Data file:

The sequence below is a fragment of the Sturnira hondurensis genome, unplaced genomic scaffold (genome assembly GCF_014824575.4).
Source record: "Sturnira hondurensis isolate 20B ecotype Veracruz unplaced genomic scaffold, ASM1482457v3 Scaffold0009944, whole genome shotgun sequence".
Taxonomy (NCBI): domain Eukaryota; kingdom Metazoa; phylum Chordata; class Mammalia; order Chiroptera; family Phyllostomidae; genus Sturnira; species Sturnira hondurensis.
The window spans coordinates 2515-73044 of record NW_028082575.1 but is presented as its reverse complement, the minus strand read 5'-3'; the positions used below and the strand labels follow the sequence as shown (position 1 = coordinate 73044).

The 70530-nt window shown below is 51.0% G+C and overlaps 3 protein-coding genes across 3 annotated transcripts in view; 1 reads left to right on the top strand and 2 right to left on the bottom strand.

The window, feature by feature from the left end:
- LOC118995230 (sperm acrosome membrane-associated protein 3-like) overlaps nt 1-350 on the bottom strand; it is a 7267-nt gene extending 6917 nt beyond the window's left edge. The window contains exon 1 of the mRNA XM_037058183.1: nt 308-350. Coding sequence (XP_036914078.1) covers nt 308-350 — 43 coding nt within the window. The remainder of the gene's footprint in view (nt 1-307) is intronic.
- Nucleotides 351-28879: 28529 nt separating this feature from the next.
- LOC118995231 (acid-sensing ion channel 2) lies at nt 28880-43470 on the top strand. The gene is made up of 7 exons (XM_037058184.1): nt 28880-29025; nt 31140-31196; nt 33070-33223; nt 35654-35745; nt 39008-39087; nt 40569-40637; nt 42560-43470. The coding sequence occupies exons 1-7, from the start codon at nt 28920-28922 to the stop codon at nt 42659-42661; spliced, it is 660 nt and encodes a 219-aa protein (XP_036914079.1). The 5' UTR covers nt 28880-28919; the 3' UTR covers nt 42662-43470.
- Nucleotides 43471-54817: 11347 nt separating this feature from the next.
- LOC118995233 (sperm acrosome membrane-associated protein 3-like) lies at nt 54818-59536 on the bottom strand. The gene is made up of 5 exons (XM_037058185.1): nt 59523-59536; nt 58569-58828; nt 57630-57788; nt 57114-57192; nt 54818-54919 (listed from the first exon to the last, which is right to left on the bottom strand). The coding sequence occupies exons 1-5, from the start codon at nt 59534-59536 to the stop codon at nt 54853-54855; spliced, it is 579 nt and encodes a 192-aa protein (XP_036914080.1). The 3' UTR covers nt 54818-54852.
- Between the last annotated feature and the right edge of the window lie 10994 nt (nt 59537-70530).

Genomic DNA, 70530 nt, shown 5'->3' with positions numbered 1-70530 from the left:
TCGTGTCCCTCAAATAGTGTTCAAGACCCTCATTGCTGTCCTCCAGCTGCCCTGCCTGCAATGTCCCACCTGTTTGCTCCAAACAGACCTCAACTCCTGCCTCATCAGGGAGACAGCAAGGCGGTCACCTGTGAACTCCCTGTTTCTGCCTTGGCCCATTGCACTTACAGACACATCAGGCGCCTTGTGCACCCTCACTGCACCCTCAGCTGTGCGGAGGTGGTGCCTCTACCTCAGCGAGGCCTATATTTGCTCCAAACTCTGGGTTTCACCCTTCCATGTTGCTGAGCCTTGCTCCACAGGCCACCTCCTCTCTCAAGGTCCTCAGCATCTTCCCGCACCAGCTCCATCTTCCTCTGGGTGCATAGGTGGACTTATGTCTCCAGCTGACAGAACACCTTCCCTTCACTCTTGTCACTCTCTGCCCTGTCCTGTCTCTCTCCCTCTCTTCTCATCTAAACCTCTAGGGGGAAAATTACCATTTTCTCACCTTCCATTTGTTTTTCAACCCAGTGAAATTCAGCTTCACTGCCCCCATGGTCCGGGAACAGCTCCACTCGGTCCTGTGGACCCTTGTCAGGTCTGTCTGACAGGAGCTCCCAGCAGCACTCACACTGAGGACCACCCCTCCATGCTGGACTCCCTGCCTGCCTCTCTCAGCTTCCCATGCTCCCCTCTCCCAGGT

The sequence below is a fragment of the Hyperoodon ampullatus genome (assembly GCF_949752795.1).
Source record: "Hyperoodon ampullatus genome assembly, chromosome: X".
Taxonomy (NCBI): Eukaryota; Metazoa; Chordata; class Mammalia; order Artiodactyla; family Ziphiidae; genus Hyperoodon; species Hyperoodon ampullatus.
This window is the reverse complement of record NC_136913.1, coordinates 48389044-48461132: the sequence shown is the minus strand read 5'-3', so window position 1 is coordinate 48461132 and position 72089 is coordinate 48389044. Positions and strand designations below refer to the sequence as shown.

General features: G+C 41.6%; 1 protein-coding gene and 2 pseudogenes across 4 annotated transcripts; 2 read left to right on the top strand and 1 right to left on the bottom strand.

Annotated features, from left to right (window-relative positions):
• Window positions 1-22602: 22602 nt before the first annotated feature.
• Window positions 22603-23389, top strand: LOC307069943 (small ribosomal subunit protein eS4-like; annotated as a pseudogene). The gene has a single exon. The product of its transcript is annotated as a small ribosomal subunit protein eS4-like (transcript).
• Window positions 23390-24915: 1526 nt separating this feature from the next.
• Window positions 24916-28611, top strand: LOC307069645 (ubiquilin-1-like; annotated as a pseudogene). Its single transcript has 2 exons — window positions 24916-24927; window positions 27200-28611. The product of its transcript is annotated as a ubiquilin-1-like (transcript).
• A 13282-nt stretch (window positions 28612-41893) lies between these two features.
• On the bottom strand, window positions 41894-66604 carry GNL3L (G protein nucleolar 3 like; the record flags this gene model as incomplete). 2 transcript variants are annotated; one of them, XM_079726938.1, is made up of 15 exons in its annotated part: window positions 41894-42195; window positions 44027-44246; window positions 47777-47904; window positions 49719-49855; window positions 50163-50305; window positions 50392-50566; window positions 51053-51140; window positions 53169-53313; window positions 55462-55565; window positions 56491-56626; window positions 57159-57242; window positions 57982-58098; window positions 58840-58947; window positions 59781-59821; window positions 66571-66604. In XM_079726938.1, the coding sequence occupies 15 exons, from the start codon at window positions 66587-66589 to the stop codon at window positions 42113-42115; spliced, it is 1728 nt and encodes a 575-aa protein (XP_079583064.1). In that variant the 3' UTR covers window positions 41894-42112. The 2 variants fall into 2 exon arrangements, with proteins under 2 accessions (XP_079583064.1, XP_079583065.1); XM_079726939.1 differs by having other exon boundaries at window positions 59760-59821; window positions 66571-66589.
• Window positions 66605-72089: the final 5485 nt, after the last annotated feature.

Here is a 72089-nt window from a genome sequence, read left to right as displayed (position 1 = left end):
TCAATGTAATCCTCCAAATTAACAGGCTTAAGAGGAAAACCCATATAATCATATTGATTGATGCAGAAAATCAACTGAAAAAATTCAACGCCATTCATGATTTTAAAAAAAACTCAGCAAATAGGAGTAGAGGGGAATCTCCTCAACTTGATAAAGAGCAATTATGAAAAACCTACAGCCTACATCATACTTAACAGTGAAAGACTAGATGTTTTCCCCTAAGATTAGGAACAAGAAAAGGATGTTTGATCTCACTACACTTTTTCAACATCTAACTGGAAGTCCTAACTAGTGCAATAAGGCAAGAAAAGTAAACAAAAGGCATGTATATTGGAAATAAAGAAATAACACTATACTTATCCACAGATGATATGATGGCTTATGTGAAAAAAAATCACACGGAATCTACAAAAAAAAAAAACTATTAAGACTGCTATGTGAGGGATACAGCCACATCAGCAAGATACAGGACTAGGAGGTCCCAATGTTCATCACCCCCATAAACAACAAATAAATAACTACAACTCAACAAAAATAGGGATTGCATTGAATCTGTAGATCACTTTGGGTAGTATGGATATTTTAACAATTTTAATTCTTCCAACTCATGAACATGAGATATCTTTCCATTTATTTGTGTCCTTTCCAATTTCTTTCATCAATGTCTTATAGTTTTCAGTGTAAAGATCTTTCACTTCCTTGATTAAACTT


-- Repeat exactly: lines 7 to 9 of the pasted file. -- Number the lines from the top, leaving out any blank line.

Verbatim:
- LOC118995230 (sperm acrosome membrane-associated protein 3-like) overlaps nt 1-350 on the bottom strand; it is a 7267-nt gene extending 6917 nt beyond the window's left edge. The window contains exon 1 of the mRNA XM_037058183.1: nt 308-350. Coding sequence (XP_036914078.1) covers nt 308-350 — 43 coding nt within the window. The remainder of the gene's footprint in view (nt 1-307) is intronic.
- Nucleotides 351-28879: 28529 nt separating this feature from the next.
- LOC118995231 (acid-sensing ion channel 2) lies at nt 28880-43470 on the top strand. The gene is made up of 7 exons (XM_037058184.1): nt 28880-29025; nt 31140-31196; nt 33070-33223; nt 35654-35745; nt 39008-39087; nt 40569-40637; nt 42560-43470. The coding sequence occupies exons 1-7, from the start codon at nt 28920-28922 to the stop codon at nt 42659-42661; spliced, it is 660 nt and encodes a 219-aa protein (XP_036914079.1). The 5' UTR covers nt 28880-28919; the 3' UTR covers nt 42662-43470.